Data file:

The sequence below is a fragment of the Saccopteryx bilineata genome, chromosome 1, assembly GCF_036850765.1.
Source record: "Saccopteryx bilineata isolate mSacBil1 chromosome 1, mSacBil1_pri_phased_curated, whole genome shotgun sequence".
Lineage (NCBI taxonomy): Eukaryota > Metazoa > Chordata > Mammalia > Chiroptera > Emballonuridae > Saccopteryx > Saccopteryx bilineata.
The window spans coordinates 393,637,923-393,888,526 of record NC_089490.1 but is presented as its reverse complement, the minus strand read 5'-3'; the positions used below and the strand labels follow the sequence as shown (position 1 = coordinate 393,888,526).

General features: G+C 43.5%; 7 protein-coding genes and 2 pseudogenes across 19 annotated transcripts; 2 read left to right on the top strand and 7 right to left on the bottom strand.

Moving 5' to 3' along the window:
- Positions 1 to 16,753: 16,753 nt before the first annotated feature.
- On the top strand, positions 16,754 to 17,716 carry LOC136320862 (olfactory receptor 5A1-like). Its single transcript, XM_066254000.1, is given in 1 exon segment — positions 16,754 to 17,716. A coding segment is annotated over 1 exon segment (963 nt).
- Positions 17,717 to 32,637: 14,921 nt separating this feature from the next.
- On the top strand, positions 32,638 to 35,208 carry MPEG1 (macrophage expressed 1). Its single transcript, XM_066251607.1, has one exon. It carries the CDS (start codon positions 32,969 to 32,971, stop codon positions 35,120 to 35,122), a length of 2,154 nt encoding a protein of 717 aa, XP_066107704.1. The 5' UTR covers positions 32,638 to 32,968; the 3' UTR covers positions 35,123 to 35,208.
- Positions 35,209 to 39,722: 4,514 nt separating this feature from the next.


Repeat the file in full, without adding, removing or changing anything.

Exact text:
The sequence below is a fragment of the Saccopteryx bilineata genome, chromosome 1, assembly GCF_036850765.1.
Source record: "Saccopteryx bilineata isolate mSacBil1 chromosome 1, mSacBil1_pri_phased_curated, whole genome shotgun sequence".
Lineage (NCBI taxonomy): Eukaryota > Metazoa > Chordata > Mammalia > Chiroptera > Emballonuridae > Saccopteryx > Saccopteryx bilineata.
The window spans coordinates 393,637,923-393,888,526 of record NC_089490.1 but is presented as its reverse complement, the minus strand read 5'-3'; the positions used below and the strand labels follow the sequence as shown (position 1 = coordinate 393,888,526).

General features: G+C 43.5%; 7 protein-coding genes and 2 pseudogenes across 19 annotated transcripts; 2 read left to right on the top strand and 7 right to left on the bottom strand.

Moving 5' to 3' along the window:
- Positions 1 to 16,753: 16,753 nt before the first annotated feature.
- On the top strand, positions 16,754 to 17,716 carry LOC136320862 (olfactory receptor 5A1-like). Its single transcript, XM_066254000.1, is given in 1 exon segment — positions 16,754 to 17,716. A coding segment is annotated over 1 exon segment (963 nt).
- Positions 17,717 to 32,637: 14,921 nt separating this feature from the next.
- On the top strand, positions 32,638 to 35,208 carry MPEG1 (macrophage expressed 1). Its single transcript, XM_066251607.1, has one exon. It carries the CDS (start codon positions 32,969 to 32,971, stop codon positions 35,120 to 35,122), a length of 2,154 nt encoding a protein of 717 aa, XP_066107704.1. The 5' UTR covers positions 32,638 to 32,968; the 3' UTR covers positions 35,123 to 35,208.
- Positions 35,209 to 39,722: 4,514 nt separating this feature from the next.